Meet Makeshift’s Creative Technologist Ollie Glass
For Mr. Glass, making and marketing web products is a walk in the park.
Glass is a man who talks intelligently, often with his hands, a wry
smile, and a twinkle in his eyes. A full-stack developer with a product
management and digital marketing background, Ollie joined Makeshift to
toe the line between hacking, marketing and product management.
Born in London, but raised in Wales and Bath, Ollie’s first encounter with Internet companies came when he worked as a...wait for it... “Database Administrator”. “The job taught me to put systems into place to maintain discipline,” he says. “We were learning how to run applications at scale at one of the fastest growing Internet companies at the time.”
Never one to be told, “just do one thing”, Ollie embraced most disciplines from an early age, taking A Levels in Maths, Physics, Philosophy, English and Photography. “Well-meaning friends told me I needed to choose one thing, to pick either maths and science or go down the photography or philosophy route,” says Ollie. “But I railed against that and still try to integrate across disciplines today.”
After graduating from the University of Sussex with a BSc in Artificial Intelligence and Computer Science, Ollie explored psychology and group work while working as a freelance technologist. Ollie studied psychoanalysis at the LCP and IGA, contributed to a social mentoring research group, ran a peer learning program and helped a counselling center measure its work to support its fundraising.
“As well as satisfying my curiosity and helping my work, studying psychoanalysis gave me an angle on advertising and consumer behaviour,” he says. “I was reading a lot of Thomas Sherman’s writing, Hipster Runoff’s posts and n+1 magazine at the time, the ideas interlocked and developed each other.”
On the technical side, Ollie took on freelance work and built hacks like the Philosophy Explorer, reading semantic data from Wikipedia and visualising influences between philosophers.
Ollie also taught Processing and collaborated with artists, teaching them about programming.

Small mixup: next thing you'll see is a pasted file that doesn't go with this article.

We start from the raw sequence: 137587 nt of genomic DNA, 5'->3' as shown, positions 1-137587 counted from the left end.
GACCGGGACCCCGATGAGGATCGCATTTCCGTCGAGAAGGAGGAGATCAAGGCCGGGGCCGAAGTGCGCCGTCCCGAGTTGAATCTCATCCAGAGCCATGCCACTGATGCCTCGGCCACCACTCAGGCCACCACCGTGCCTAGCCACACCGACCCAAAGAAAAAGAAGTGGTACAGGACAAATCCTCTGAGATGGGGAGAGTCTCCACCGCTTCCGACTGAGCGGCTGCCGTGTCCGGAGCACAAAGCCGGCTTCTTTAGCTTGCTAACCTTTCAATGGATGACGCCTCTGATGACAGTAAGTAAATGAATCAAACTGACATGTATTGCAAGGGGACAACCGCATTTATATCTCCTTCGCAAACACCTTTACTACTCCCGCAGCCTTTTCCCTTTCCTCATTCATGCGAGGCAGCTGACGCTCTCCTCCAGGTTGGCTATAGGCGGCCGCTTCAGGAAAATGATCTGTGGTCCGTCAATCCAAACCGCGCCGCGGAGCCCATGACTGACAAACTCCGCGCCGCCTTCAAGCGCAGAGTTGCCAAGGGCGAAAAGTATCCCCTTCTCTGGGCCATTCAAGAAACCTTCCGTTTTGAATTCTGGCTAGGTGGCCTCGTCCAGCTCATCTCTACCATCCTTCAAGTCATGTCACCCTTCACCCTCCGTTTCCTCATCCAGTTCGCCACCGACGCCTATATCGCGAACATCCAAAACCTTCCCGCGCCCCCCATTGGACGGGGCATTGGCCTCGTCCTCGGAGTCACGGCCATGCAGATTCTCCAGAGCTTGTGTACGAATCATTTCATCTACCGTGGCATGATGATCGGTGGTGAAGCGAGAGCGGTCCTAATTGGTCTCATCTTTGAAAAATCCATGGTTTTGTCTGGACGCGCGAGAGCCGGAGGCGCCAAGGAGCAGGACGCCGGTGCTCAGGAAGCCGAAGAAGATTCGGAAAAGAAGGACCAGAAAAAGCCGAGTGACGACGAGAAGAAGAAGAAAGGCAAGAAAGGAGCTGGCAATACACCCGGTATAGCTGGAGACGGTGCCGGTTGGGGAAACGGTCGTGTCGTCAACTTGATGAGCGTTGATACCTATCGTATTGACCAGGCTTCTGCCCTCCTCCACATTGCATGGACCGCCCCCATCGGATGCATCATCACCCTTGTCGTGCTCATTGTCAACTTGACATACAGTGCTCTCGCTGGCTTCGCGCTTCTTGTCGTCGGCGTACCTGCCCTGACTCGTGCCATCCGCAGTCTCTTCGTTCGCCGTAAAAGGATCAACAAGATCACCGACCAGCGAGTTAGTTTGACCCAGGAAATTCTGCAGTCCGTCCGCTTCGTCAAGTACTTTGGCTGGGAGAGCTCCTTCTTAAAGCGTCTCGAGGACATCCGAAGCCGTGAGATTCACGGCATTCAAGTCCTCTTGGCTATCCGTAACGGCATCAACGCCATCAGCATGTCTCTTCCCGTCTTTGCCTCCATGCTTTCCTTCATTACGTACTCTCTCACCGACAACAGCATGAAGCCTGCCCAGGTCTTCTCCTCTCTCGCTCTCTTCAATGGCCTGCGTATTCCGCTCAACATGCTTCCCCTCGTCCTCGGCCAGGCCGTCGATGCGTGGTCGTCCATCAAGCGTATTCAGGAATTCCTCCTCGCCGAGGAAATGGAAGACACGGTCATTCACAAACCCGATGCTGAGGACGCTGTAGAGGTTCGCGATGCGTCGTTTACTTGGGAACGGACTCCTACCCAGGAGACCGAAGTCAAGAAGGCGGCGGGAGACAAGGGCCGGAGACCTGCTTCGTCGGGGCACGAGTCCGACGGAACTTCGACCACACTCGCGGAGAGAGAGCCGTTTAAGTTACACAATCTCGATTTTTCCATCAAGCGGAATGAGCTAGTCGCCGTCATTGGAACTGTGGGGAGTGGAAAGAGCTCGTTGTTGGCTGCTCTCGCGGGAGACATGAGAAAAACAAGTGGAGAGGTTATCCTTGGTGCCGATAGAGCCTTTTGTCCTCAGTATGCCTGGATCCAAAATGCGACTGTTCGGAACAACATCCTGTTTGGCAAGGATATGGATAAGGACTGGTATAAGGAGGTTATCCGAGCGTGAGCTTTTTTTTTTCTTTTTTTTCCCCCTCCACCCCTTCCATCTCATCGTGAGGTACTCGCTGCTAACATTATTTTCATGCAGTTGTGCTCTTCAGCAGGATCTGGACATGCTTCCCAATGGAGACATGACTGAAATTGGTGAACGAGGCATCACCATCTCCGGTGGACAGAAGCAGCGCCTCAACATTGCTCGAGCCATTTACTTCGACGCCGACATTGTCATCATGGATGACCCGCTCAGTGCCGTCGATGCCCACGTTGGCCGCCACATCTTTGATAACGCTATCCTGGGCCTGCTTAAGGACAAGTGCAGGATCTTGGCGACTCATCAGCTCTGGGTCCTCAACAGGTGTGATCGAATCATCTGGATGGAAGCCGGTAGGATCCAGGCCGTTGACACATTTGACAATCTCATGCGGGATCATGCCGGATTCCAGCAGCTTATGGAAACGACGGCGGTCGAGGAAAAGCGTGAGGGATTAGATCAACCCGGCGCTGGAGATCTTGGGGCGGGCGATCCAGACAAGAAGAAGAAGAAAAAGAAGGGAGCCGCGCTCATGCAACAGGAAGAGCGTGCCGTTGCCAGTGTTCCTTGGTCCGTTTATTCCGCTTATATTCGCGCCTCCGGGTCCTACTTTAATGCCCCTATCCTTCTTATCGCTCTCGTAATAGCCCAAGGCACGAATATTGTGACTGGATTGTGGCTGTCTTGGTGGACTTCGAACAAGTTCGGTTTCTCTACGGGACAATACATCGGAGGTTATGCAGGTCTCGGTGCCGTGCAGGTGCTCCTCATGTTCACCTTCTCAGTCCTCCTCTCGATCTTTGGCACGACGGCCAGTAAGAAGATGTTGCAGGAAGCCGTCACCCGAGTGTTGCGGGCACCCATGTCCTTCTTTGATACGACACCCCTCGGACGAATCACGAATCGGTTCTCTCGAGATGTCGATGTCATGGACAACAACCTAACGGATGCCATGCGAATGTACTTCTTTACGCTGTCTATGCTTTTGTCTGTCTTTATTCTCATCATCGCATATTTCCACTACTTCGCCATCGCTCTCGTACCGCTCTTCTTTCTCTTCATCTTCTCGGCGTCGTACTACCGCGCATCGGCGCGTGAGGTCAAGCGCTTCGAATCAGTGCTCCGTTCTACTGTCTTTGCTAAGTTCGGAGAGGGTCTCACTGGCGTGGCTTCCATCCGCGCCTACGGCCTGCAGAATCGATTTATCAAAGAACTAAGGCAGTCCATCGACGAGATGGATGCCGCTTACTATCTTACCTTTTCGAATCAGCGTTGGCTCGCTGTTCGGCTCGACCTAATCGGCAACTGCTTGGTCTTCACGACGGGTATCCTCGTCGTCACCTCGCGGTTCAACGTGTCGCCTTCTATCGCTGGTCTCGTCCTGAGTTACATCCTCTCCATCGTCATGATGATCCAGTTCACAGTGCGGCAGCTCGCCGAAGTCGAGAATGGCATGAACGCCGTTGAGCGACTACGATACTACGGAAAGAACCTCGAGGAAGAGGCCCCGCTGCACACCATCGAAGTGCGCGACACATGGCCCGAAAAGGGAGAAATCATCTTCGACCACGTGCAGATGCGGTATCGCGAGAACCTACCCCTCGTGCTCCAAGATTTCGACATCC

Programming languages are expressive languages, they give us ways to describe the world and create things in it
“Programming languages are expressive languages,” he says. “They give us ways to describe the world and create things in it. Like the languages of film, music and photography, they make it possible to see and talk about new things, and talk differently about existing things.”
One of Ollie’s
collaborations was on Pendulodic, an interactive sound sculpture.
Pendulodic is an interactive sound installation that took live readings of colors and played different, coordinating musical notes.
During his time in Brighton, Ollie joined social consultancy NixonMcInnes working for Channel 4 on a Twitter campaign, designing a real time visualisation and data processing pipeline to understand conversations around TV.
As a creative technologist, Ollie was able to grow and broaden his skills in marketing, product management and consultancy. As the agency began to change so did Ollie, and he found himself a job in London, working for one of the city’s hottest startups at the time, PeerIndex.
PeerIndex applied cutting edge research to online influence, making it visible, relevant and valuable to businesses and consumers.
“It was an amazing company to be a part of,” he says. “We were using cutting edge computer science research to understand influence in social networks, and making that relevant, valuable and comprehensible to consumers and businesses.”
After joining as a Growth Hacker, Ollie was quickly promoted to Product Manager and led the relaunch of its new service, which was designed to drive word of mouth marketing from consumers in exchange for perks and discounts from brands.
Launched just in time for SXSW, two weeks later the company pivoted to a pure B2B model.
Building on his consumer product experience and wanting to meet other startup marketers, Ollie’s founded the London Full Stack Marketers Meetup in July 2013. 20 people attended his first event at The Bakery, including Nick Marsh, Makeshift’s co-founder, who approached Ollie with a job offer.
Since starting in September, Ollie has worked on Hire My Friend, Wrangler and Attending. He’s now working on Honey, Makeshift’s internal writing and audience development platform (what you’re looking at right now!), clarifying the product’s value proposition and using marketing technology to automate sharing and distribution.
When Ollie isn’t shoulders deep in stats, product marketing and web development, he’s walking. He says, “I really like walking, and London’s a rewarding city to explore. I read the latest post on ribbonfarm and take a few hours to wander around, turn ideas over and unplug.”